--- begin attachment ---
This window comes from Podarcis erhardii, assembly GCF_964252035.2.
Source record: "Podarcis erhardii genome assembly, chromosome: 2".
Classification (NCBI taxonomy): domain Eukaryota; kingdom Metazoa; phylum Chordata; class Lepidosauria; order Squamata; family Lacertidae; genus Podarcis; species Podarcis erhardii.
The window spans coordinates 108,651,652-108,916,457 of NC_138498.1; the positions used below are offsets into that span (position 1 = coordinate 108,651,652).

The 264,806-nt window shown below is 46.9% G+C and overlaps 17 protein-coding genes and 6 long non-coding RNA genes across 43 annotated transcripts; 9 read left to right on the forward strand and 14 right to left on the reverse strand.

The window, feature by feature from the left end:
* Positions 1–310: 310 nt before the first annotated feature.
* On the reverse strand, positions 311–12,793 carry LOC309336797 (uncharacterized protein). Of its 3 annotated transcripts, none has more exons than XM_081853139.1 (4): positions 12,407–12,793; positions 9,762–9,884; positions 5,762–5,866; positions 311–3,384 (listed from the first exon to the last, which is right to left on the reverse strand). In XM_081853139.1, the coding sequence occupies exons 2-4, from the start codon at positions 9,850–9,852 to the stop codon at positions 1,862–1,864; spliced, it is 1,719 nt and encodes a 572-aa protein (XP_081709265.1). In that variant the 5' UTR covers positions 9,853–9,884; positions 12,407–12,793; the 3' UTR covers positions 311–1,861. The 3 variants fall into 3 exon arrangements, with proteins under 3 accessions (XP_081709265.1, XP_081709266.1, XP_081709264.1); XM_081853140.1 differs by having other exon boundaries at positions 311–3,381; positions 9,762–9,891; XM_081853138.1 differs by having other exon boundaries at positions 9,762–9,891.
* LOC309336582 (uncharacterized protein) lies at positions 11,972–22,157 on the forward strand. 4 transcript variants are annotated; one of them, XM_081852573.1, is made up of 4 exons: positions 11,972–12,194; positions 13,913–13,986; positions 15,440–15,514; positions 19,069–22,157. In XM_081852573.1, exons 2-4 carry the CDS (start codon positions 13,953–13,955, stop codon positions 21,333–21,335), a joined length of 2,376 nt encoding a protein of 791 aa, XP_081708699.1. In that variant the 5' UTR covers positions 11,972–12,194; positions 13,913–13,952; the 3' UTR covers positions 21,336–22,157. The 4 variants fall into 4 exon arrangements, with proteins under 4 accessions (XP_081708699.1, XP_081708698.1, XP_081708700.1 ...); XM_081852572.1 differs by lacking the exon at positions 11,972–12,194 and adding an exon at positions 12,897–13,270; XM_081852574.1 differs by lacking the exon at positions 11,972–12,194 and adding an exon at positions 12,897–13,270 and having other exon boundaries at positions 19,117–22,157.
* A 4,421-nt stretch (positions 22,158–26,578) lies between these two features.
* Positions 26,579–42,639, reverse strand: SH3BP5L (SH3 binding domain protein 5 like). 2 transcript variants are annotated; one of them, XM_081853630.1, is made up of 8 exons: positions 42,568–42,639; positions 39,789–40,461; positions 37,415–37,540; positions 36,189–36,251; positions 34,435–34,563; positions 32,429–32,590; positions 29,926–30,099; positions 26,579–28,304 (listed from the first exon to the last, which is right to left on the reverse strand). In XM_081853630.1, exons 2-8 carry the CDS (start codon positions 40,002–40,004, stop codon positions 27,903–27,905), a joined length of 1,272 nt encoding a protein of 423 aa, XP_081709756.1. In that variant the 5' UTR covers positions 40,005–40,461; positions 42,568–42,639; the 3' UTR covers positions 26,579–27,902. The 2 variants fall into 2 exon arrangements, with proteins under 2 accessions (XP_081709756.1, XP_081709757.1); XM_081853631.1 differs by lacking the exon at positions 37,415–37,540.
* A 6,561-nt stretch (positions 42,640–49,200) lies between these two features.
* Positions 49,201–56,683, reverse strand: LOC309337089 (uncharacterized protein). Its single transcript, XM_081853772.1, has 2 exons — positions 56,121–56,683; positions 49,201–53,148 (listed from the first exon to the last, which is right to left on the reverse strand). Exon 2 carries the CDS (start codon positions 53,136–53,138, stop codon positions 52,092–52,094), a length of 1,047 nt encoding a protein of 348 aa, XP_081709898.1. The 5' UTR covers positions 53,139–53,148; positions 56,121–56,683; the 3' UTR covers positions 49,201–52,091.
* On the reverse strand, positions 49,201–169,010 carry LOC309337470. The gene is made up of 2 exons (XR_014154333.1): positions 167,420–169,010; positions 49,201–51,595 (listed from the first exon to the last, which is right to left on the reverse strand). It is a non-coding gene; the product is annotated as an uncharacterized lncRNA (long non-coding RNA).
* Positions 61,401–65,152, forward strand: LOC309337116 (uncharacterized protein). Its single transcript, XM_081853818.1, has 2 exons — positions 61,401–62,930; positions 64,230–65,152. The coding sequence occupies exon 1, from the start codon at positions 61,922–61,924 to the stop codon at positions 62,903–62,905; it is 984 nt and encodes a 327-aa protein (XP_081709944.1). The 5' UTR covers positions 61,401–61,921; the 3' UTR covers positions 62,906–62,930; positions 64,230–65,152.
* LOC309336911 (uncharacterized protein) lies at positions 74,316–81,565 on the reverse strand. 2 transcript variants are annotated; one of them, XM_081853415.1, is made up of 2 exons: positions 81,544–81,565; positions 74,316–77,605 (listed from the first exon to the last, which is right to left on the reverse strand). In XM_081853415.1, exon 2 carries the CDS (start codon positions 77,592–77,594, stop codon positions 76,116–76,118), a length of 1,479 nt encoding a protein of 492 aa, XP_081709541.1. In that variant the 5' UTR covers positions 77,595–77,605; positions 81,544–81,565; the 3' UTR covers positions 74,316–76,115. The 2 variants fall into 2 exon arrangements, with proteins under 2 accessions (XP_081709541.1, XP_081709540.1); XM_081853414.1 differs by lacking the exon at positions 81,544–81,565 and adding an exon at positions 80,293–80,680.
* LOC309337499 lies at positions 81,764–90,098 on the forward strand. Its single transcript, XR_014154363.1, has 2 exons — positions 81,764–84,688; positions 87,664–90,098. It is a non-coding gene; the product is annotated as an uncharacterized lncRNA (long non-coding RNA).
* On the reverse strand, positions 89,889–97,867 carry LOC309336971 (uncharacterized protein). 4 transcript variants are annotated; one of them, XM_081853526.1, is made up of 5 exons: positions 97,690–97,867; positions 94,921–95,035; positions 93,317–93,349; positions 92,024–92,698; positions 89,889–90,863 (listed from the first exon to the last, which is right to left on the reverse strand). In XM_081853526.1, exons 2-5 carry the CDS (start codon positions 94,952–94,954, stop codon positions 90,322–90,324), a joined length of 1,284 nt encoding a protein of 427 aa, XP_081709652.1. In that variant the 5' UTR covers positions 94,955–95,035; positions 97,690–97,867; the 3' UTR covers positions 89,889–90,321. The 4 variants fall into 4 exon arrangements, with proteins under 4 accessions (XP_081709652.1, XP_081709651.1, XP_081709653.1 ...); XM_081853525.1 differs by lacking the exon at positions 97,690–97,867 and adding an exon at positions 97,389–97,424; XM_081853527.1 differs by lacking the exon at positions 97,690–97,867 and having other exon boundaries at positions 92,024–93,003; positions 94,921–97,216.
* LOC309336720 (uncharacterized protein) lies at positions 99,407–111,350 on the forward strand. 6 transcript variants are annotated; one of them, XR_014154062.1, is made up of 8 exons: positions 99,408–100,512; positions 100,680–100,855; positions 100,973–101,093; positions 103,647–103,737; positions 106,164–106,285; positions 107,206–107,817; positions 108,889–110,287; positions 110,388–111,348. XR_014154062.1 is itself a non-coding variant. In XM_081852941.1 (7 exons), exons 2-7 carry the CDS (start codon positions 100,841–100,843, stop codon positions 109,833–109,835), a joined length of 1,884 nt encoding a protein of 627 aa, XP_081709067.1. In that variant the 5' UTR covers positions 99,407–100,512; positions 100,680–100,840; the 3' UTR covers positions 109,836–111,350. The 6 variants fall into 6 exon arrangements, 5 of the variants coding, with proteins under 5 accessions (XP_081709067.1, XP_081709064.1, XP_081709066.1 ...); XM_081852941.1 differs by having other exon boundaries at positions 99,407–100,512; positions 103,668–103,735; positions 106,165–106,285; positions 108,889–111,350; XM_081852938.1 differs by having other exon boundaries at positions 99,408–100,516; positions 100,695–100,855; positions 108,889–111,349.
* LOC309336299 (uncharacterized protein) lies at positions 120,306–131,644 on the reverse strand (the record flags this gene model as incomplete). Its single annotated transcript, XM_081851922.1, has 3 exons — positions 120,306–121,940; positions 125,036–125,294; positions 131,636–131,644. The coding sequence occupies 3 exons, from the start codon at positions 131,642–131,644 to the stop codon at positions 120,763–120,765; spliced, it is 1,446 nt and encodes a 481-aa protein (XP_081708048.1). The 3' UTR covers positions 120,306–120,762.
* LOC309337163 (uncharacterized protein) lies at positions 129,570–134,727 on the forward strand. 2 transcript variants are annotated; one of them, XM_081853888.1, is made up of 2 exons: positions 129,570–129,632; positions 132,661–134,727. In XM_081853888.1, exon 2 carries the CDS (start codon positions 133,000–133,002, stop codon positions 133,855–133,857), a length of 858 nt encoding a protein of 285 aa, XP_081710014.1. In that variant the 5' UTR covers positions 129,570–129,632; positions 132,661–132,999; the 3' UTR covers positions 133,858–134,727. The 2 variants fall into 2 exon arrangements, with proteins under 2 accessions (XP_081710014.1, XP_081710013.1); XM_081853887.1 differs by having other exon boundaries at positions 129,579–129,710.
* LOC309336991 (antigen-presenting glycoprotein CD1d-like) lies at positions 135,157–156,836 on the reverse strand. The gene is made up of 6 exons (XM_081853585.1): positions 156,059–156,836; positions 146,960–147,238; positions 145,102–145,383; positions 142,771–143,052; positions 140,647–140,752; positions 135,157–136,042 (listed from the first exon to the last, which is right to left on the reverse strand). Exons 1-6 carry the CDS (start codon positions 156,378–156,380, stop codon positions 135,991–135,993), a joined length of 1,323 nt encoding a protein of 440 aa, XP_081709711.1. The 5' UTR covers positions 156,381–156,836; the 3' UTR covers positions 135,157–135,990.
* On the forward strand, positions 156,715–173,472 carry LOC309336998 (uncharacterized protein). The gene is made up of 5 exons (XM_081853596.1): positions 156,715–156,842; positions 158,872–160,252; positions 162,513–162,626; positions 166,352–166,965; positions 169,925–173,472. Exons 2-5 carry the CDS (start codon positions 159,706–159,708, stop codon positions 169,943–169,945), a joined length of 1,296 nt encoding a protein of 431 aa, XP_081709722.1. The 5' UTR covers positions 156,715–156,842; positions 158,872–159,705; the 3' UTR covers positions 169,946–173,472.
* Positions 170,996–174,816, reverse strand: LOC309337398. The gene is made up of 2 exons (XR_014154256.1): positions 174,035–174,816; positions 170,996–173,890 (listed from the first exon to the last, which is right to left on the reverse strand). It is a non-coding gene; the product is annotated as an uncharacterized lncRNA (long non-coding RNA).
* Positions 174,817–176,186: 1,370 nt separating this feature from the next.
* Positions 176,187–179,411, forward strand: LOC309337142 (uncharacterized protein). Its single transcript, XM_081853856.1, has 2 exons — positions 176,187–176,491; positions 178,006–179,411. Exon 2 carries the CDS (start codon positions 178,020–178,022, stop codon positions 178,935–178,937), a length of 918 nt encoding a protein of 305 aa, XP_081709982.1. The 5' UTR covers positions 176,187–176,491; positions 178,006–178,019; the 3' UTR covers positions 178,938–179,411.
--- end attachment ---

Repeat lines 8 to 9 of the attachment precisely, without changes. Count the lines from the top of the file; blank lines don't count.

* On the reverse strand, positions 311–12,793 carry LOC309336797 (uncharacterized protein). Of its 3 annotated transcripts, none has more exons than XM_081853139.1 (4): positions 12,407–12,793; positions 9,762–9,884; positions 5,762–5,866; positions 311–3,384 (listed from the first exon to the last, which is right to left on the reverse strand). In XM_081853139.1, the coding sequence occupies exons 2-4, from the start codon at positions 9,850–9,852 to the stop codon at positions 1,862–1,864; spliced, it is 1,719 nt and encodes a 572-aa protein (XP_081709265.1). In that variant the 5' UTR covers positions 9,853–9,884; positions 12,407–12,793; the 3' UTR covers positions 311–1,861. The 3 variants fall into 3 exon arrangements, with proteins under 3 accessions (XP_081709265.1, XP_081709266.1, XP_081709264.1); XM_081853140.1 differs by having other exon boundaries at positions 311–3,381; positions 9,762–9,891; XM_081853138.1 differs by having other exon boundaries at positions 9,762–9,891.
* LOC309336582 (uncharacterized protein) lies at positions 11,972–22,157 on the forward strand. 4 transcript variants are annotated; one of them, XM_081852573.1, is made up of 4 exons: positions 11,972–12,194; positions 13,913–13,986; positions 15,440–15,514; positions 19,069–22,157. In XM_081852573.1, exons 2-4 carry the CDS (start codon positions 13,953–13,955, stop codon positions 21,333–21,335), a joined length of 2,376 nt encoding a protein of 791 aa, XP_081708699.1. In that variant the 5' UTR covers positions 11,972–12,194; positions 13,913–13,952; the 3' UTR covers positions 21,336–22,157. The 4 variants fall into 4 exon arrangements, with proteins under 4 accessions (XP_081708699.1, XP_081708698.1, XP_081708700.1 ...); XM_081852572.1 differs by lacking the exon at positions 11,972–12,194 and adding an exon at positions 12,897–13,270; XM_081852574.1 differs by lacking the exon at positions 11,972–12,194 and adding an exon at positions 12,897–13,270 and having other exon boundaries at positions 19,117–22,157.